• the PSR is saved with the PC; and (because of pipelining) it will be advanced by twelve bytes from the current position
  • the PSR is only loaded if you follow the register list with a '^'; and even then, only the bits you can modify in the ARM's current mode are loaded.

It is generally not sensible to use the PC as the base register. If you do:

  • the PSR bits are used as part of the address, which will give an address exception unless all the flags are clear and all interrupts are enabled.
SWI instruction

SWI«cond» expression

SWI«cond» "SWIname" (BBC BASIC assembler)

The SWI mnemonic stands for SoftWare Interrupt. On encountering a SWI, the ARM processor changes into SVC mode and stores the address of the next location in R14_svc - so the User mode value of R14 is not corrupted. The ARM then goes to the SWI routine handler via the hardware SWI vector containing its address.

The first thing that this routine does is to discover which SWI was requested. It finds this out by using the location addressed by (R14_svc - 4) to read the current SWI instruction. The opcode for a SWI is 32 bits long; 4 bits identify the opcode as being for a SWI, 4 bits hold all the condition codes and the bottom 24 bits identify which SWI it is. Hence 224 different SWI routines can be distinguished.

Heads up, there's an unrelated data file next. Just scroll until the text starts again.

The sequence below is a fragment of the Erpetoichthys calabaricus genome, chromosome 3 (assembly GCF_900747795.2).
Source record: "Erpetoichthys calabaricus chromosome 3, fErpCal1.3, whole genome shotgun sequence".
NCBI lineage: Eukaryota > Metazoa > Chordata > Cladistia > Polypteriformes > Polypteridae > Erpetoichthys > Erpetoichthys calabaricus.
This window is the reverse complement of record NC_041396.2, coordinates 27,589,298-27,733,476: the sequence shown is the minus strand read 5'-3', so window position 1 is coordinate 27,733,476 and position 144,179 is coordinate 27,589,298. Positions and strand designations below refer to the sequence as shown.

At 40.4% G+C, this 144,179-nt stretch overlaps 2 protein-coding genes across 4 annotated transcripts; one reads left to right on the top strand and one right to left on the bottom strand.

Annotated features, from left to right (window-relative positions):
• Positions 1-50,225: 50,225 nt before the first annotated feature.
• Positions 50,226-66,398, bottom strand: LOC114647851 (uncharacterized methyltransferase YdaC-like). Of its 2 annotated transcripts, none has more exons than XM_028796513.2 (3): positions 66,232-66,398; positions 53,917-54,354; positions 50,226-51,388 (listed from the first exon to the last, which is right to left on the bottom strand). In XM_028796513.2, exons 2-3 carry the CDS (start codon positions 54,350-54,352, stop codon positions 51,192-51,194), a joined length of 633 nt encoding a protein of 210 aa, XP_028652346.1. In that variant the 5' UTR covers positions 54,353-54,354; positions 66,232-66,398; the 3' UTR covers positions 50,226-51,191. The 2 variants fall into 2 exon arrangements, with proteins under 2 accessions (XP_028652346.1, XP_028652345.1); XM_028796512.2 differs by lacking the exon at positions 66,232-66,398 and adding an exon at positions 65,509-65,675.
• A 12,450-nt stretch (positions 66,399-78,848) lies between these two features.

When it has found which particular SWI it is, the routine executes the appropriate code to deal with it and then returns by placing the contents of R14_svc back into the PC, which restores the mode the caller was in.

This means that R14_svc will be corrupted if you execute a SWI in SVC mode - which can have disastrous consequences unless you take precautions.

The most common way to call this instruction is by using the SWI name, and letting the assembler translate this to a SWI number. The BBC BASIC assembler can do this translation directly:

        SWINE   "OS_WriteC"

See the chapter entitled An introduction to SWIs for a full description of how RISC OS handles SWIs, and the index of SWIs for a full list of the operating system SWIs.

This edition Copyright © 3QD Developments Ltd 2015
Last Edit: Tue,03 Nov 2015